34th Battalion (Australia)

The 34th Battalion was an infantry unit of 1st Australian Imperial Force (AIF), which was established in World War I for overseas service. Formed in Australia in 1916, the battalion fought on the Western Front before being disbanded in 1919. It was later re-raised as a part-time infantry battalion in the Illawarra region of New South Wales during the inter-war years. During World War II, the 34th was amalgamated with the 20th Battalion and undertook defensive duties in Australia before being disbanded in 1944. Post war, the 34th was re-formed in the early 1950s before being subsumed into the Royal New South Wales Regiment in 1960.

34th Battalion
AWM E02960 34th Battalion AIF Picardie France 21 August 1918.jpg
Troops from the 34th Battalion at Picardie, 21 August 1918
Country Australia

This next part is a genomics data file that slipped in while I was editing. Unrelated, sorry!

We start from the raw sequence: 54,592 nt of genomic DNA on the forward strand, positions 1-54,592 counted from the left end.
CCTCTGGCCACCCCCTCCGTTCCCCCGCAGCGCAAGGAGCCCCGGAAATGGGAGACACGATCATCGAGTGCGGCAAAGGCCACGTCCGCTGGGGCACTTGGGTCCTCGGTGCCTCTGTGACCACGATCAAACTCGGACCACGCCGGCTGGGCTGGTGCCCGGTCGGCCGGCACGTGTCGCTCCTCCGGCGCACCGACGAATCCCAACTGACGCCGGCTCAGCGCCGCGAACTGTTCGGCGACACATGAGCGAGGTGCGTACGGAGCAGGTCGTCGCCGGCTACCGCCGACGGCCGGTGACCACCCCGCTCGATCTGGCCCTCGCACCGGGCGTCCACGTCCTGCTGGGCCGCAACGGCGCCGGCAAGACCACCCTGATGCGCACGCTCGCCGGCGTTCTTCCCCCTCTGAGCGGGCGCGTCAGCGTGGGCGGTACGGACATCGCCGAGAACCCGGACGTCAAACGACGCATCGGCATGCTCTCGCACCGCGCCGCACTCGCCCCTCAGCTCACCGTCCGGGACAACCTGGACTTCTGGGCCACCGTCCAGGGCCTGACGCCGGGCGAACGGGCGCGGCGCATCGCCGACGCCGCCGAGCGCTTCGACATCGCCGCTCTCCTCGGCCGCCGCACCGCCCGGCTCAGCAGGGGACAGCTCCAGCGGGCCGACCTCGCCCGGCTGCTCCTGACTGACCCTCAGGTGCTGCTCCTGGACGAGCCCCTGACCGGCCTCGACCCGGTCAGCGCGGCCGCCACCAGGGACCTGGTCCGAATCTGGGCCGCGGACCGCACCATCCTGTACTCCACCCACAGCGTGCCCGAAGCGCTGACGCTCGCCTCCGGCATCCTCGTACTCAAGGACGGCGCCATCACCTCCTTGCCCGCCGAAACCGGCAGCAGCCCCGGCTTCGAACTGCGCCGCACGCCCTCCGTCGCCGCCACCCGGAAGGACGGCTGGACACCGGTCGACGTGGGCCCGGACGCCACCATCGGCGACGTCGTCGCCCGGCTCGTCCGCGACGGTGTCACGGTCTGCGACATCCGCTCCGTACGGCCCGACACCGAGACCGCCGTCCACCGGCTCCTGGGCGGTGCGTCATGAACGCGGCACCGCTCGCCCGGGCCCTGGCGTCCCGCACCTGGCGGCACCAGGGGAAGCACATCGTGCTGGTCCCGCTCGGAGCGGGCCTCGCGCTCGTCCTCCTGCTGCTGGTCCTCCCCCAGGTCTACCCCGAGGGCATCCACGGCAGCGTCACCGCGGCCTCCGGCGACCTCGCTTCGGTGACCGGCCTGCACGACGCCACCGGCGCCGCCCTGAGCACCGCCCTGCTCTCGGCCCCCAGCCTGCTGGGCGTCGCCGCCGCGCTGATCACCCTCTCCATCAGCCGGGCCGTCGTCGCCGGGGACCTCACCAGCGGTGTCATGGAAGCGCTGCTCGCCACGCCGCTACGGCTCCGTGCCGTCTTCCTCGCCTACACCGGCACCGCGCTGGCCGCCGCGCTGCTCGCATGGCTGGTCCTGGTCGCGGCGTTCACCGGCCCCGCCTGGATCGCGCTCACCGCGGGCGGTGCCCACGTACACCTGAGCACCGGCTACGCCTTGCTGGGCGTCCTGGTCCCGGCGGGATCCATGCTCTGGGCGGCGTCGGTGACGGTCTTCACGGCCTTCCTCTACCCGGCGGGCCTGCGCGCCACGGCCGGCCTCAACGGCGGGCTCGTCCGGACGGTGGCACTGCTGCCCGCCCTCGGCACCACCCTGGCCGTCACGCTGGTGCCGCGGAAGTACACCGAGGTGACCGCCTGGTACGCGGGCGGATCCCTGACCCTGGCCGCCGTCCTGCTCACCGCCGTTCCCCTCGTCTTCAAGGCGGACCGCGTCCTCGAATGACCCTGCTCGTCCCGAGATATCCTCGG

BranchAustralian Army
Size~ 900–1,000 personnel
Part of9th Brigade, 3rd Division
Nickname(s)Illawarra Regiment
ColoursPurple and Green
MarchBlaze Away
EngagementsWorld War I World War II
Unit Colour Patch34th Battalion AIF Unit Colour Patch.PNG


World War IEdit

The battalion was formed in January 1916 during an expansion of the AIF that took place after the Gallipoli campaign.[1] Assigned to the 9th Brigade of the Australian 3rd Division,[2] the majority of the battalion's personnel were volunteers that came from Maitland, New South Wales – many of whom had been coal miners – and as a result the unit became known as "Maitland's Own". Its initial recruits, though, came from north-west New South Wales, having marched from Walgett.[2] After initial training, the 34th Battalion, with an authorised strength of 1,023 men,[3] embarked in Sydney and sailed to Europe where the 3rd Division concentrated in the United Kingdom to undertake further training prior to joining the other four divisions of the AIF that had been transferred from Egypt in mid-1916.[2][4]